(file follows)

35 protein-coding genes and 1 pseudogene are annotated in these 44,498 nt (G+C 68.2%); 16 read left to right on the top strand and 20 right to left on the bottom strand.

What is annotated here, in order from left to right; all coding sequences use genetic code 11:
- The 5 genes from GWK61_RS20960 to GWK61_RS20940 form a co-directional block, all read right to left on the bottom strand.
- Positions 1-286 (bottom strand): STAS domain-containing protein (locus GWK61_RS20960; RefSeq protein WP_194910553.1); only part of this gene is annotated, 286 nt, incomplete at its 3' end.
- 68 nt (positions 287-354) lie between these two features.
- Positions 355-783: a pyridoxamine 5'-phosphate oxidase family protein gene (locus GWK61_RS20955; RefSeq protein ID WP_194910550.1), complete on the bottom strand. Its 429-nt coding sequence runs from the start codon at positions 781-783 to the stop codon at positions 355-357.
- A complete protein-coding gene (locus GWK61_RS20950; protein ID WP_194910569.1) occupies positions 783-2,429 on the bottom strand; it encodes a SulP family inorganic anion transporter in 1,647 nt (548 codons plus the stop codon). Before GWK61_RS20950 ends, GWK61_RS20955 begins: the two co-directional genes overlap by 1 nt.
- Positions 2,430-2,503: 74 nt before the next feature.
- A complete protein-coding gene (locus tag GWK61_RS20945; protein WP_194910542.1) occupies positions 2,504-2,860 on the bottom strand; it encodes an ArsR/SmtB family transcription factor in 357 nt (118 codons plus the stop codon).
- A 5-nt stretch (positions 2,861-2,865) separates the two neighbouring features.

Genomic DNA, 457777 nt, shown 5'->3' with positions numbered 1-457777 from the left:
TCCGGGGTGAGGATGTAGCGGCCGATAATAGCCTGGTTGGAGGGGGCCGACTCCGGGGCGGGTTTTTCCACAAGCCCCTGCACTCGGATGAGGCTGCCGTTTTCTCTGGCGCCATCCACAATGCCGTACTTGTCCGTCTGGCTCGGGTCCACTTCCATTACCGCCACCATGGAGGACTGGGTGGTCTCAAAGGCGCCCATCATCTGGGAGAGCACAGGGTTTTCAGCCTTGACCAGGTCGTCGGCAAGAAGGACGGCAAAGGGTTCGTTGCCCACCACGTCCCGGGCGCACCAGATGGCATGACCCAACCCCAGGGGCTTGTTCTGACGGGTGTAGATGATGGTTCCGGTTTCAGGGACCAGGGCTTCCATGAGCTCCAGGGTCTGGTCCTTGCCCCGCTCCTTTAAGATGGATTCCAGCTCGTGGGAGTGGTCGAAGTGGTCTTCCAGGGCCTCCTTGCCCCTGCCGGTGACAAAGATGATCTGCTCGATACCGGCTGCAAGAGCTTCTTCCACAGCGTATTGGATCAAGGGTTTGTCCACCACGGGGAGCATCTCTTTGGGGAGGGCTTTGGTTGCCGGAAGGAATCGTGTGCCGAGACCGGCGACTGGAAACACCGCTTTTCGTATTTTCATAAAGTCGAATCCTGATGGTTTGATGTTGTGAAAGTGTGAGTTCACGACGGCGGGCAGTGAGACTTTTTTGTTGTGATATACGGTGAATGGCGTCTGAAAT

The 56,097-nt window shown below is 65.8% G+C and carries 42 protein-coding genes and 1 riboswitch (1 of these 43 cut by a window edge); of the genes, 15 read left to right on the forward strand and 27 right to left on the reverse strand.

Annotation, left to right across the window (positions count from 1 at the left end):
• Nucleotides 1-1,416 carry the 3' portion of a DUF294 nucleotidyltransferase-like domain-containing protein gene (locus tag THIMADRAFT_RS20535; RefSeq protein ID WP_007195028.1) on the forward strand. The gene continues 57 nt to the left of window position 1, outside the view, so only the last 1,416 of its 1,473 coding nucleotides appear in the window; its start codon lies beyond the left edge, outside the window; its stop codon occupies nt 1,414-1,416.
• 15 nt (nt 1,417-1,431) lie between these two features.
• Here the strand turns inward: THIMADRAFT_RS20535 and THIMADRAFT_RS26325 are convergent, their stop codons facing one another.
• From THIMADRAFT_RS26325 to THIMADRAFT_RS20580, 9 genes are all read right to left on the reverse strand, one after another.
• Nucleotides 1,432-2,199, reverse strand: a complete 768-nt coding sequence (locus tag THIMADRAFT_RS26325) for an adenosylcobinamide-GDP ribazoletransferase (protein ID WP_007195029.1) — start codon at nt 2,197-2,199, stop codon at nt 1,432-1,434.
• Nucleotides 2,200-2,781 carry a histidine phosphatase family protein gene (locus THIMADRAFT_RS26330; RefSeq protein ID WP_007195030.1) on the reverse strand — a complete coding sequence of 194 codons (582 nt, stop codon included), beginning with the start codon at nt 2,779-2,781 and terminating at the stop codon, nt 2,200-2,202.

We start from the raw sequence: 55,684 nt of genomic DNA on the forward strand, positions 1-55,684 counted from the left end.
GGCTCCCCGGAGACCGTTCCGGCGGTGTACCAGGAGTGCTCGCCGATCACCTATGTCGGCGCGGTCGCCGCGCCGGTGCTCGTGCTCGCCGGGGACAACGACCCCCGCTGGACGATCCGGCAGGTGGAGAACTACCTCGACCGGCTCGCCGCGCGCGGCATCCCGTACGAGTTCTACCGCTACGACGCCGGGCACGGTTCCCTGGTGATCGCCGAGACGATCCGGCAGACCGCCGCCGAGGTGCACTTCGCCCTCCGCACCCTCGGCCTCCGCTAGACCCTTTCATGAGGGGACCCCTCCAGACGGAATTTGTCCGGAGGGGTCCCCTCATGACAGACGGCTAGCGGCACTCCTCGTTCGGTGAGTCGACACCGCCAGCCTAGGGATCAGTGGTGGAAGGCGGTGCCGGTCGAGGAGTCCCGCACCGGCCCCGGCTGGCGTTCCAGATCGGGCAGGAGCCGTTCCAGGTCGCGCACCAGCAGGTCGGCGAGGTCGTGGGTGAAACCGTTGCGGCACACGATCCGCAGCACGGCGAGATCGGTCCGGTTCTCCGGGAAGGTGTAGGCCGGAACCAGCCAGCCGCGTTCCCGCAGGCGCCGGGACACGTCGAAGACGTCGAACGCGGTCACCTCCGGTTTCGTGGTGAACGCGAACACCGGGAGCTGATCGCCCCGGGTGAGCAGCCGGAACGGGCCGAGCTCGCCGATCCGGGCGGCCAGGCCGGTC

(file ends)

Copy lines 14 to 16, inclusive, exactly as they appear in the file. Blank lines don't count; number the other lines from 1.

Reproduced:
Annotation, left to right across the window (positions count from 1 at the left end):
• Nucleotides 1-1,416 carry the 3' portion of a DUF294 nucleotidyltransferase-like domain-containing protein gene (locus tag THIMADRAFT_RS20535; RefSeq protein ID WP_007195028.1) on the forward strand. The gene continues 57 nt to the left of window position 1, outside the view, so only the last 1,416 of its 1,473 coding nucleotides appear in the window; its start codon lies beyond the left edge, outside the window; its stop codon occupies nt 1,414-1,416.
• 15 nt (nt 1,417-1,431) lie between these two features.